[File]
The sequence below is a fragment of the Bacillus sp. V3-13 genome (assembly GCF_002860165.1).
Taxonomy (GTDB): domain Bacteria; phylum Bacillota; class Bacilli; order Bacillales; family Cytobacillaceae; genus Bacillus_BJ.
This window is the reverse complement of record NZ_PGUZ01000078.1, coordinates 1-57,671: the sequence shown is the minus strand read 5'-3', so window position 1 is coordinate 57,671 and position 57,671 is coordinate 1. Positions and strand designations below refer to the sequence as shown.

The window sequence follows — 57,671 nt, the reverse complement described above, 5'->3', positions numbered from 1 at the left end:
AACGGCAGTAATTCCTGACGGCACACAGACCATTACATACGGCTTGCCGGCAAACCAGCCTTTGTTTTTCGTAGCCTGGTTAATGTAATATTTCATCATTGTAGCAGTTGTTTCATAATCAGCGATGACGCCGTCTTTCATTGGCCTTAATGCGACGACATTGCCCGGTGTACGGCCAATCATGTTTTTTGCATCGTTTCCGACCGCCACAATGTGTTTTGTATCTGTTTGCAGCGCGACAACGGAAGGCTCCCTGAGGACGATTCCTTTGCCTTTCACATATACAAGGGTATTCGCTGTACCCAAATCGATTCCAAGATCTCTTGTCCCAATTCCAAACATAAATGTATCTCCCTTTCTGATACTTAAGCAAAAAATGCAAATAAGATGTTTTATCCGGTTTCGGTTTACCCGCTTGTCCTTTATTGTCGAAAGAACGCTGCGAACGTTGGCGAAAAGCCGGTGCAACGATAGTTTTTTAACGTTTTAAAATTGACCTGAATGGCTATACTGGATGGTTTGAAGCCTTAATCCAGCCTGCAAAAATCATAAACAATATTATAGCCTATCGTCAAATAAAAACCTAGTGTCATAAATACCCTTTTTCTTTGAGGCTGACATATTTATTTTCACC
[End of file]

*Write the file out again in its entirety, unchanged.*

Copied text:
The sequence below is a fragment of the Bacillus sp. V3-13 genome (assembly GCF_002860165.1).
Taxonomy (GTDB): domain Bacteria; phylum Bacillota; class Bacilli; order Bacillales; family Cytobacillaceae; genus Bacillus_BJ.
This window is the reverse complement of record NZ_PGUZ01000078.1, coordinates 1-57,671: the sequence shown is the minus strand read 5'-3', so window position 1 is coordinate 57,671 and position 57,671 is coordinate 1. Positions and strand designations below refer to the sequence as shown.

The window sequence follows — 57,671 nt, the reverse complement described above, 5'->3', positions numbered from 1 at the left end:
AACGGCAGTAATTCCTGACGGCACACAGACCATTACATACGGCTTGCCGGCAAACCAGCCTTTGTTTTTCGTAGCCTGGTTAATGTAATATTTCATCATTGTAGCAGTTGTTTCATAATCAGCGATGACGCCGTCTTTCATTGGCCTTAATGCGACGACATTGCCCGGTGTACGGCCAATCATGTTTTTTGCATCGTTTCCGACCGCCACAATGTGTTTTGTATCTGTTTGCAGCGCGACAACGGAAGGCTCCCTGAGGACGATTCCTTTGCCTTTCACATATACAAGGGTATTCGCTGTACCCAAATCGATTCCAAGATCTCTTGTCCCAATTCCAAACATAAATGTATCTCCCTTTCTGATACTTAAGCAAAAAATGCAAATAAGATGTTTTATCCGGTTTCGGTTTACCCGCTTGTCCTTTATTGTCGAAAGAACGCTGCGAACGTTGGCGAAAAGCCGGTGCAACGATAGTTTTTTAACGTTTTAAAATTGACCTGAATGGCTATACTGGATGGTTTGAAGCCTTAATCCAGCCTGCAAAAATCATAAACAATATTATAGCCTATCGTCAAATAAAAACCTAGTGTCATAAATACCCTTTTTCTTTGAGGCTGACATATTTATTTTCACC